In response to the release of the U.S. National Strategy for the Arctic Mihaela David, Fellow at The Arctic Institute, said:
“The U.S. National Strategy for the Arctic region represents a good faith effort at articulating policy priorities, but without a clear budgetary plan, this strategy becomes nothing more than a lengthy wish list. In the absence of a comprehensive implementation strategy and a long-term plan to invest in Arctic infrastructure and capabilities, a true U.S. Arctic strategy remains as elusive as a mirage on the Arctic ice-sheet.”
“The strategy does not lay out specific initiatives or projects that might be pursued to achieve the various objectives identified within. It remains to be seen if the administration is willing to back up its strategy with adequate fiscal resources.”
“There is no mention of specific plans to upgrade the inadequate and outdated icebreaker fleet; to build physical infrastructure such as deep-water ports; or to invest in facilities and equipment for the Coast Guard's operations in Alaska's northern region. No budget information is included, nor a timeline for implementation.”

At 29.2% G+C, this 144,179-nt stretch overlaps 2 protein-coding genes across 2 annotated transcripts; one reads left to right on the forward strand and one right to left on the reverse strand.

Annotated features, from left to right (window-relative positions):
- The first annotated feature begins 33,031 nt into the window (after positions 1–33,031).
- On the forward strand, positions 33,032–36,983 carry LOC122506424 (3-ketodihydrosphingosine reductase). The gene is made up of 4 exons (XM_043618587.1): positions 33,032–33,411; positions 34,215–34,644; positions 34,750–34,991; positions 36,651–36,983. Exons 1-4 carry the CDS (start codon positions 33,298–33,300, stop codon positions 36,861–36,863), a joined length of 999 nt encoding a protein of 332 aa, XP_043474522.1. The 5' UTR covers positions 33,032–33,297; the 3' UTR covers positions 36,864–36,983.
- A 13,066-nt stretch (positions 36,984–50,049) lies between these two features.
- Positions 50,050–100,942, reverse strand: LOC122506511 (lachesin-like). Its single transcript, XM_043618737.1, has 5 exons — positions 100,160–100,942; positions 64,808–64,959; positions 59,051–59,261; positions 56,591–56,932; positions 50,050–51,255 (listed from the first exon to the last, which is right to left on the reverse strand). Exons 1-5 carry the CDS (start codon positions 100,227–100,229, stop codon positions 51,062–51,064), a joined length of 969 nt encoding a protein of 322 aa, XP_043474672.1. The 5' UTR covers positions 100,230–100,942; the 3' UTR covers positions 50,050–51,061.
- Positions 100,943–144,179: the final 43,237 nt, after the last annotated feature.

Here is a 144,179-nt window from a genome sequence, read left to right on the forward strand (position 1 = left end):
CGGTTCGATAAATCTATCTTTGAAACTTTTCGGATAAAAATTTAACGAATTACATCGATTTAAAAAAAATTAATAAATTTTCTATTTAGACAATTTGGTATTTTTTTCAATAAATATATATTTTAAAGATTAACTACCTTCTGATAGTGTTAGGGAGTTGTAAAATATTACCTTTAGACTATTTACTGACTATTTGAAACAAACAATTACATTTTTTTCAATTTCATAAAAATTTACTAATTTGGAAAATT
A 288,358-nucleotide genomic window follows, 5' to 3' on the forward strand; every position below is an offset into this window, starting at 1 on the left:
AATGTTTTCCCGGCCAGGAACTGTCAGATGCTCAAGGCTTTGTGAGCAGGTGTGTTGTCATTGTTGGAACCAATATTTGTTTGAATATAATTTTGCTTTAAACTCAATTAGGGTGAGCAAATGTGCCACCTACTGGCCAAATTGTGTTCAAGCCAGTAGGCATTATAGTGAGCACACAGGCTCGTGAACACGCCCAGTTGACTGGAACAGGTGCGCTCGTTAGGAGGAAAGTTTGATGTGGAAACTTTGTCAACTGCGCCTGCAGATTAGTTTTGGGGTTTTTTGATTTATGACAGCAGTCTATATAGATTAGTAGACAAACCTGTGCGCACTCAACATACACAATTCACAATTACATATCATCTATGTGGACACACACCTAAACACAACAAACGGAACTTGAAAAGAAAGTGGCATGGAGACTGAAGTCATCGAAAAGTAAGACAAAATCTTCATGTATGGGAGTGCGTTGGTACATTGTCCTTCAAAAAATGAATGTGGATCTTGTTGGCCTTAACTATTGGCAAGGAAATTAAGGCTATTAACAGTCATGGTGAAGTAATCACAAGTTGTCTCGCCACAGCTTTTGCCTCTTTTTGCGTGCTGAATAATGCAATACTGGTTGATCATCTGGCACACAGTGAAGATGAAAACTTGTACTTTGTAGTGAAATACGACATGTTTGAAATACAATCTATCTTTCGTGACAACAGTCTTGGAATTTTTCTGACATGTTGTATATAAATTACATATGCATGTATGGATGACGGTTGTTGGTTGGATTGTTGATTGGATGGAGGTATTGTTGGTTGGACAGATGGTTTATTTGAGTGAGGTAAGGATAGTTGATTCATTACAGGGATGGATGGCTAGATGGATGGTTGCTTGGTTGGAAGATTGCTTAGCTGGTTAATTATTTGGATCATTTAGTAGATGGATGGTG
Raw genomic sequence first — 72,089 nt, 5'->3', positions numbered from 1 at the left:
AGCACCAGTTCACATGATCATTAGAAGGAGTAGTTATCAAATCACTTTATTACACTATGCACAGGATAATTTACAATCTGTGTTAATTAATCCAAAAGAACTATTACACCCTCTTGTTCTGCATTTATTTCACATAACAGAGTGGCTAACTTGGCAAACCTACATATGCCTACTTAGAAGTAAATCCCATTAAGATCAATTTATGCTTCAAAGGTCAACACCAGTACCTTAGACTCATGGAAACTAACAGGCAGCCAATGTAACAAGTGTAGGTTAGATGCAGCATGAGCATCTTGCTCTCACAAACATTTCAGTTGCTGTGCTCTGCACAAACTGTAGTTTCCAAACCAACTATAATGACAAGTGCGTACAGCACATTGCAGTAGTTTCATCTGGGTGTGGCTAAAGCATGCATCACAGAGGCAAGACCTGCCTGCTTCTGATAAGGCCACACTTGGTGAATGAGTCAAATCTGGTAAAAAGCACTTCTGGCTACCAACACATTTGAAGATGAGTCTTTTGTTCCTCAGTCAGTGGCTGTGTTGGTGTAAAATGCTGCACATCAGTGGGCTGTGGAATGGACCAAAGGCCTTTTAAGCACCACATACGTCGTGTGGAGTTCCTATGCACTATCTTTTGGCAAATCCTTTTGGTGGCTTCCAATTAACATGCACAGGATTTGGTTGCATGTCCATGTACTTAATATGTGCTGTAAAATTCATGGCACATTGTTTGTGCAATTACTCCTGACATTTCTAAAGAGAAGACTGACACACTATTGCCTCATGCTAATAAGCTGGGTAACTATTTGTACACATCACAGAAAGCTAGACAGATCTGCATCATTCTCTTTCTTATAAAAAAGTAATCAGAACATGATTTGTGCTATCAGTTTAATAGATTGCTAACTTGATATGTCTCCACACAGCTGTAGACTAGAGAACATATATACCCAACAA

“What the strategy does succeed in doing is signal to U.S. citizens, other Arctic states, and the international community that the U.S. acknowledges its roles and responsibilities in the Arctic, that it thinks strategically about the future of the region, and that the administration intends to make Arctic policymaking more of a priority than it has in the past.”
“If in the next decade the administration fails to streamline the implementation process and provide the fiscal resources to support its policy objectives, the result will be a fragmented, unfocused, and inadequate policy through which the U.S. cedes leadership in the region and forgoes many of the opportunities that other Arctic and non-Arctic states will be prepared to seize,” concluded David.
Mihaela David, Washington, D.C. firstname.lastname@example.org, +1 518.491.8398
Malte Humpert, Washington, D.C. email@example.com, +1 202.656.6258